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What is instantaneous velocity

7 years ago

Now the idea of average velocity is something that is fairly straightforward, but the idea of *instantaneous velocity* is a little trickier. It really requires calculus to fully appreciate, but hopefully you already know what a derivative is, so this shouldn''t be too hard.

Suppose the velocity of the car is varying, because for example, you''re in a traffic jam. You look at the speedometer and it''s varying a lot, all the way from zero to 60 mph. What is the instantaneous velocity? It is, more or less, what you read on the speedometer. I''m assuming you''ve got a good speedometer that isn''t too sluggish and can change its reading quite quickly. Your speedometer is measuring the the average velocity but one measured over quite a short time, to ensure that you''re getting an up to date reading of your velocity.

So if you measure the displacement of the car over a time , you can use that to determine the average velocity of the car. What we want is to take the limit as goes to zero. More formally, the instantaneous velocity *v* is defined as

Most of the time we''ll be working with instantaneous velocity, so we''ll just drop the instantaneous, and call the above *v* the velocity.

To justify that such a limit exists is something that you''ve hopefully had to grapple with already. For physics problems, this limit does indeed exist and gives the derivative:

7 years ago

Dear ** ** Vineet Bramhankar

Suppose the velocity of the car is varying, because for example, you''re in a traffic jam. You look at the speedometer and it''s varying a lot, all the way from zero to 60 mph. What is the instantaneous velocity? It is, more or less, what you read on the speedometer. I''m assuming you''ve got a good speedometer that isn''t too sluggish and can change its reading quite quickly. Your speedometer is measuring the the average velocity but one measured over quite a short time, to ensure that you''re getting an up to date reading of your velocity.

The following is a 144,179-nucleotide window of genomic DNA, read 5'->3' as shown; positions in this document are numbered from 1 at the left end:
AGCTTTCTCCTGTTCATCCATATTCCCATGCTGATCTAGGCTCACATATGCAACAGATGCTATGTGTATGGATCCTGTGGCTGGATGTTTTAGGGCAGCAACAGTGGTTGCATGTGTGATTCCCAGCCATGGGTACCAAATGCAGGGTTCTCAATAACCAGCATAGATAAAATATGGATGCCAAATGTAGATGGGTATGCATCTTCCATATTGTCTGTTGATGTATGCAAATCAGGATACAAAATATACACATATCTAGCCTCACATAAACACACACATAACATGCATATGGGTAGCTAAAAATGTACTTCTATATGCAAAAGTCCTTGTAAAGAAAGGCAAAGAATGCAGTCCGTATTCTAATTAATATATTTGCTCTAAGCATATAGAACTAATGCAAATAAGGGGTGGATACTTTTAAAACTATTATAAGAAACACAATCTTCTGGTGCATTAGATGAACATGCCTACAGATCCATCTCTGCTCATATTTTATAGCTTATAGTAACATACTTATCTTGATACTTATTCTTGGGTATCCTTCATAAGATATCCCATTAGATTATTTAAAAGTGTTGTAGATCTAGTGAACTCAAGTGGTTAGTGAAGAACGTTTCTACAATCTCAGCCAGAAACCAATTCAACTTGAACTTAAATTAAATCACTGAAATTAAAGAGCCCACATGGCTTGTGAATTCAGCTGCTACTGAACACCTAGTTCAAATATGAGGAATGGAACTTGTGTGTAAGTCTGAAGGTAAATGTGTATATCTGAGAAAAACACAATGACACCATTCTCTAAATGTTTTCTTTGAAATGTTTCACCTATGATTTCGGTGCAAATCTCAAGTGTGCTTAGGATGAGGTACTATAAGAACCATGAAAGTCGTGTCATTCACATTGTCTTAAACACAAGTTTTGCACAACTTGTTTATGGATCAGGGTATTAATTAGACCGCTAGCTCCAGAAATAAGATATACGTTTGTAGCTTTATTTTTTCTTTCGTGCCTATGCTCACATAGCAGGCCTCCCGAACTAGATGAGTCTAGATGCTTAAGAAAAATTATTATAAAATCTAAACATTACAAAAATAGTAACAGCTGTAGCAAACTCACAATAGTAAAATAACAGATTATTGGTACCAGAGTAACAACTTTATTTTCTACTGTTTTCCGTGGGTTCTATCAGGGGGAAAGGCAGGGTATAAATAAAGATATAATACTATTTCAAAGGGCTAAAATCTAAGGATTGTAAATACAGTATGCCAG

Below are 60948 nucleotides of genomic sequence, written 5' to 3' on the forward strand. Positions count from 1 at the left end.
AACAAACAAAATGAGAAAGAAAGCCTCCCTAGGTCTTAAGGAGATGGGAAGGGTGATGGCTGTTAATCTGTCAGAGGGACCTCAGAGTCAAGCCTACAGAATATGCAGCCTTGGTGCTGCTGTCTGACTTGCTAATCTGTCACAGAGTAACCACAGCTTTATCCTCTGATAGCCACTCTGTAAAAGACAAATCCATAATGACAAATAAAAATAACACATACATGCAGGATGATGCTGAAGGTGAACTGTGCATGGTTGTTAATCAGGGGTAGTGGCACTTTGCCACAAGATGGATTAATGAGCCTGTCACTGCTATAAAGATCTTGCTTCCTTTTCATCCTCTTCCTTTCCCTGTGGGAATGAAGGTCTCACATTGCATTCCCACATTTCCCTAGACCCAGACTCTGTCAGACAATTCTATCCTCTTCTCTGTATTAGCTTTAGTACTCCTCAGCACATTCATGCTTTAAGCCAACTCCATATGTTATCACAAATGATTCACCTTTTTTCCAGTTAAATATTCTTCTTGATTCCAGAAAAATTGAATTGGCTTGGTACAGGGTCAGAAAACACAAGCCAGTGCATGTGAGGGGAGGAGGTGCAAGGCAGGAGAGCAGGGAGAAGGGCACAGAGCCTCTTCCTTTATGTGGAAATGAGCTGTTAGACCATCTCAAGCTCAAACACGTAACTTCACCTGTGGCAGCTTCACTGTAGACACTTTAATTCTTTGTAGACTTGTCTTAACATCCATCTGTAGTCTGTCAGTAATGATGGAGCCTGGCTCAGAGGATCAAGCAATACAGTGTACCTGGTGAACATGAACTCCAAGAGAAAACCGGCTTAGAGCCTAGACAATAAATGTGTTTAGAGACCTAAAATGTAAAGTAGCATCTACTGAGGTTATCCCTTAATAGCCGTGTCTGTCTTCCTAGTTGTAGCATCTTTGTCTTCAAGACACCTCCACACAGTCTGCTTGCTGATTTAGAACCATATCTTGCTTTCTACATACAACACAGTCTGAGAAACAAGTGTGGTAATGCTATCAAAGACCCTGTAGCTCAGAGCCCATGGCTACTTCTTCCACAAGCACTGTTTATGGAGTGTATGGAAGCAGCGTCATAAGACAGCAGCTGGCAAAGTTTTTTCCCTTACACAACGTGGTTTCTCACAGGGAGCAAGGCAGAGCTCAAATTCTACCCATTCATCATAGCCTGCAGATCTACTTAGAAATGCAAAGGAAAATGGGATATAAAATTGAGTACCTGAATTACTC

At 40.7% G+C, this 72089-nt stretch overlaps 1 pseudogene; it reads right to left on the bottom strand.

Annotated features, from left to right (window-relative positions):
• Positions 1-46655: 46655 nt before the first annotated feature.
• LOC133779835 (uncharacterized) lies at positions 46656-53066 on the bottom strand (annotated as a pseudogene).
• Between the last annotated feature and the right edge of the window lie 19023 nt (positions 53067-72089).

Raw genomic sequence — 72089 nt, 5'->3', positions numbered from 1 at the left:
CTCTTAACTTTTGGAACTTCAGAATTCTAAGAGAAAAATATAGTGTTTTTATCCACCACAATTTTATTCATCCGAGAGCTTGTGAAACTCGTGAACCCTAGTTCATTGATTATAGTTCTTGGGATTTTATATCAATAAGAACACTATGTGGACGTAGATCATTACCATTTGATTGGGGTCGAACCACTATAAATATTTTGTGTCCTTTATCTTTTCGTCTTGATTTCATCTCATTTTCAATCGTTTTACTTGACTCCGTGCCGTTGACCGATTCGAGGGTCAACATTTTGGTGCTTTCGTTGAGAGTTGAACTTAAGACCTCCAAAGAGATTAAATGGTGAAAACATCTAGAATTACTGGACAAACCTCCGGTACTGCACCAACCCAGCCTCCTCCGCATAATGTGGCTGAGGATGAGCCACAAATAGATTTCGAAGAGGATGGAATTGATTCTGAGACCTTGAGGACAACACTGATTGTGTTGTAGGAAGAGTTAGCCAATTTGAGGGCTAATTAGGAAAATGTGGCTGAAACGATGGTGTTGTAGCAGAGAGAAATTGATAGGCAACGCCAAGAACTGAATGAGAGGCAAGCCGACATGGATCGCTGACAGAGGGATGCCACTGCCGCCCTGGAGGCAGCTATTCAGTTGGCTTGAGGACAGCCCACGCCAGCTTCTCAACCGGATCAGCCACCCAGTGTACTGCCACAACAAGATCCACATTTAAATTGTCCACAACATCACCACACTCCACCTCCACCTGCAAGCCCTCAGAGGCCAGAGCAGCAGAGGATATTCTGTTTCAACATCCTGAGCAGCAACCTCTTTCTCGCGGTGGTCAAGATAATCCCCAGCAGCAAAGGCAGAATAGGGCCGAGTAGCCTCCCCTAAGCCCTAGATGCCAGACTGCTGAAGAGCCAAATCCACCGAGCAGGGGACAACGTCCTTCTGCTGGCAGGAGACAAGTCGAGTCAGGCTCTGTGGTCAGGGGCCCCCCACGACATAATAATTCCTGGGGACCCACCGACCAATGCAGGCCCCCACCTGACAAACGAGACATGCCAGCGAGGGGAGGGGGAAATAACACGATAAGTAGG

So if you measure the displacement of the car over a time , you can use that to determine the average velocity of the car. What we want is to take the limit as goes to zero. More formally, the instantaneous velocity *v* is defined as

Please Approve

7 years ago

A particle can have different velocities at different instant.Instantaneous velocity of a particle is simply the velocity of the particle at any of such instant.To understand,take example of speedometer of a car or a bike.It shows instanteneous velocity of that vechile.Generally in questions,instantaneous velocity is asked to find with the equation of motion in 2-d or 3-d dimension given.

7 years ago

The velocity of a particle at a given instant of time is called instantaneous valocity. It is defined as the rate of change of position **r **(where **r** represents vector r ) w.r.t. time t.

**v= **d**r**/dt= (dx/dt)**i + **(dy/dt)**j + **(dz/dt)**k**

7 years ago

So if you measure the displacement of the car over a time , you can use that to determine the average velocity of the car. What we want is to take the limit as goes to zero. More formally, the instantaneous velocity *v* is defined as

Most of the time we''ll be working with instantaneous velocity, so we''ll just drop the instantaneous, and call the above *v* the velocity.

To justify that such a limit exists is something that you''ve hopefully had to grapple with already. For physics problems, this limit does indeed exist and gives the derivative:

OR YOU CAN SIMPLY SAY THAT INSTNTANOUS VELOCITY IS THE VELOCITY OF A PARTICLE AT A PARTICULAR INSTANT..

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